Francis Tan is the Asia editor of TNW, who is based in the Philippines. He is particularly interested in Asian Internet startups, social me Francis Tan is the Asia editor of TNW, who is based in the Philippines. He is particularly interested in Asian Internet startups, social media and e-commerce. Get in touch with him via Twitter @francistan or Email [email protected].
NYTimes reports that San Francisco’s tech start-ups have just been granted a tax break as the Board of Supervisors approved a tax holiday that could save Zynga, Yelp and other SF-based Internet companies millions.
The newly passed ordinance, which is in effect until 2017, caps the annual tax bill on stock-based compensation at $750,000 for newly public companies or what they paid in 2010 – which ever was greater.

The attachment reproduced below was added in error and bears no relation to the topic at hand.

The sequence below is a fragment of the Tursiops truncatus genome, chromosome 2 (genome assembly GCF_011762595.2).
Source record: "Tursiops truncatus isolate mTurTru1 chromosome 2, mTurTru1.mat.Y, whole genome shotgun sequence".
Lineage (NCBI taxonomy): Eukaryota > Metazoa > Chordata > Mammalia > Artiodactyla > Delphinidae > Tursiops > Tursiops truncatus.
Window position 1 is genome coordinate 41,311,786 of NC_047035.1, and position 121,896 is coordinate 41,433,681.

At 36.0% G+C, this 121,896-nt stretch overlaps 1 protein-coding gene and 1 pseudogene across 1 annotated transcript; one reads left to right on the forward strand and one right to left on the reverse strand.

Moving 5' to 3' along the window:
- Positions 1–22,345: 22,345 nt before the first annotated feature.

Supervisor Ross Mirkarimi, proposer of the latest city-wide tax break, said his ordinance creates a more uniform tax policy for the city. It comes a month after officials approved a payroll tax break for Twitter after it threatened to move out of the city.
Under San Francisco’s payroll tax, the only one of its kind in the state, companies with more than $250,000 in payroll are required to pay the city the equivalent of 1.5 percent of total employee compensation each year.
The city-wide tax break, however, does not benefit all companies. A review by the city of past companies that went public found that they paid $39,000 to $685,000 in taxes on stock-based compensation, all less than the new $750,000 threshold.
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